Over the last 20 years, women have made great strides in the corporate executive world. When Indra Nooyi became PepsiCo’s CEO in 1994, she never had a female colleague at her level. Dozens of women, like Nooyi, climbed to the top and started to change the rules that were made by men, for men.
Since many offices have moved online, it has been more challenging for women to push their way into the places they were blocked out from. In September 2021, Fortune released results to a survey that asked 115 members of their Most Powerful Women community about what shaped their careers and how the pandemic is disrupting it.
Here are some of the stats:
- 55% of women C-suite executives did not think they could have advanced to their role if most of their work was remote.
- 48% said that remote work will help women’s careers
- 58% were between 30 and 39 when they got a job or promotion that was a turning point in their career
- 90% said they never took a break longer than one year for caretaking responsibilities
The survey results were eye-opening. In 2009, Xerox appointed Ursula Burns as the CEO, Burns was also the first Black woman to ever run a Fortune 500 Company. Burns recalls the secret to her success was that she made herself known and spoke up. Now with the remote environment, women can struggle with being seen and can become forgotten. Burns states how being a woman or person of color can make it more difficult to be known.
Not only has the pandemic made employees less visible, but it has also put their ability to gain company insight at risk. CEO of 3D printing technology company Carbon, Ellen Kullman, says she’s concerned the remote environment makes it harder to assess a work situation. With this, the pandemic has completely rearranged work culture and put corporate America into chaos.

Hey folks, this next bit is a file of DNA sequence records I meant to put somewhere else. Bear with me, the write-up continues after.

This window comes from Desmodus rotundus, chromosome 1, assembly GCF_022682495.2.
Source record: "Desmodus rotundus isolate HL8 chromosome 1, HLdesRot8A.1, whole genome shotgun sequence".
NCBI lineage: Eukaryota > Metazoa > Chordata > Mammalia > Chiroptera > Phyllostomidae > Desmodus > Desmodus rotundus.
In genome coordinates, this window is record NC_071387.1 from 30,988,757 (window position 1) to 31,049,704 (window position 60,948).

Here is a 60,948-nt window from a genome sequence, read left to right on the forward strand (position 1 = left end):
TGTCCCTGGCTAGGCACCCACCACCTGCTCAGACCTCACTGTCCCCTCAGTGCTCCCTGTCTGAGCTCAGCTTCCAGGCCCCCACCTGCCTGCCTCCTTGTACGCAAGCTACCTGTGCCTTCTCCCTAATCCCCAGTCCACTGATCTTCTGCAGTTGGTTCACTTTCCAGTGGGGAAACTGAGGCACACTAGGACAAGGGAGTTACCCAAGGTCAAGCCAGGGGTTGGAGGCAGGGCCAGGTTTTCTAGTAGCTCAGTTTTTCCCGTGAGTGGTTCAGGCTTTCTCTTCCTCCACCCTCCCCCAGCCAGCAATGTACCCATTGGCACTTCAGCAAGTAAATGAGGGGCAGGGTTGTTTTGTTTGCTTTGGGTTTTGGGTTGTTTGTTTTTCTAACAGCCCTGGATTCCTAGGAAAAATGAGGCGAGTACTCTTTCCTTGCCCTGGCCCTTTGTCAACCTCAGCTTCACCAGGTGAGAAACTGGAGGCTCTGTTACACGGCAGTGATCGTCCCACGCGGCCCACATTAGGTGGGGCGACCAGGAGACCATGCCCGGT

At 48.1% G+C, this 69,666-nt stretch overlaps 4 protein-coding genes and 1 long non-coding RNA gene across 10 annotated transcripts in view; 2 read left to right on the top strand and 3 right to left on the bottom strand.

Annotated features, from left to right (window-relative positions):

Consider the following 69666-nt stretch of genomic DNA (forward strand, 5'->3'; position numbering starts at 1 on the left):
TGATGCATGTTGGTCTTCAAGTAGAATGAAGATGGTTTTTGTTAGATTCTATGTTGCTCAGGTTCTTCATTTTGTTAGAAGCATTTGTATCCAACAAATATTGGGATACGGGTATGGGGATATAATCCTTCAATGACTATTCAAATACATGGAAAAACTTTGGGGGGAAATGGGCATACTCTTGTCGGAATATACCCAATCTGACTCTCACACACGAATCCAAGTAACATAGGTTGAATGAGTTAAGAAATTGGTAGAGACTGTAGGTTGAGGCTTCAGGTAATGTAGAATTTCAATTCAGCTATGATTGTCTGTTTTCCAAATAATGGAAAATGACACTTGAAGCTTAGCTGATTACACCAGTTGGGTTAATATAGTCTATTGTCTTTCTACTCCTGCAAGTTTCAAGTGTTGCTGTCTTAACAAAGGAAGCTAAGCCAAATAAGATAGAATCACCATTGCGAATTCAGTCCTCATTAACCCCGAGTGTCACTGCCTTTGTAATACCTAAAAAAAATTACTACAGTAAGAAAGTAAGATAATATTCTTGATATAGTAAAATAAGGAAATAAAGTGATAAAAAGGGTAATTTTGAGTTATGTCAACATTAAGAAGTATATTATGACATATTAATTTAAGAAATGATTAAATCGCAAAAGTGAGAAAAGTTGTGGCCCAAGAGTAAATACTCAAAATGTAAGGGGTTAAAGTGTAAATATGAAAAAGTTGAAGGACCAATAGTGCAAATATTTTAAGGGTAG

As said by Marianne Cooper, a sociologist at the Stanford VMware Women’s Leadership Innovation Lab, “This is one of the largest reorganizations of work for professionals that’s ever happened.” According to Fortune’s survey, more respondents did say that working remotely can help their careers. This stat can be a sign of change on its way.
Throughout all this uncertainty, however, corporate boards have become less risky when searching for a CEO. The executive search firm, Heidrick & Struggles, published a study that found that during the start of the pandemic, companies favored candidates that had previous CEO experience. Since such few women already have this involvement, the number of selected female executives declined.
On a positive note, over 60% of the Fortune survey participants said their senior management had gotten more diverse in the past year. Change is ahead of us, and some headhunters believe that this bottled-up demand for change in corporate will be a blessing for women. The pandemic has shown us some qualities and characteristics are more necessary than others. These qualities are seen more in women, such as empathy and authenticity. As Corie Barry, CEO of Best Buy says, “EQ—this emotional quotient—has been more important in the last 18 months than certainly any time I’ve ever seen in my career.”
In the past ten years, the number of female Fortune 500 CEOs has doubled. Women have made incredible progress in getting to the top of a place where they were originally shunned from. Even with all this progression, there are still more barriers to cross. Today's women will be carving their own paths and pioneer new ways of leading.
Read the full story and see more stats from the Fortune survey here: https://fortune.com/longform/covid-women-in-leadership-corporate-america-pandemic-effects/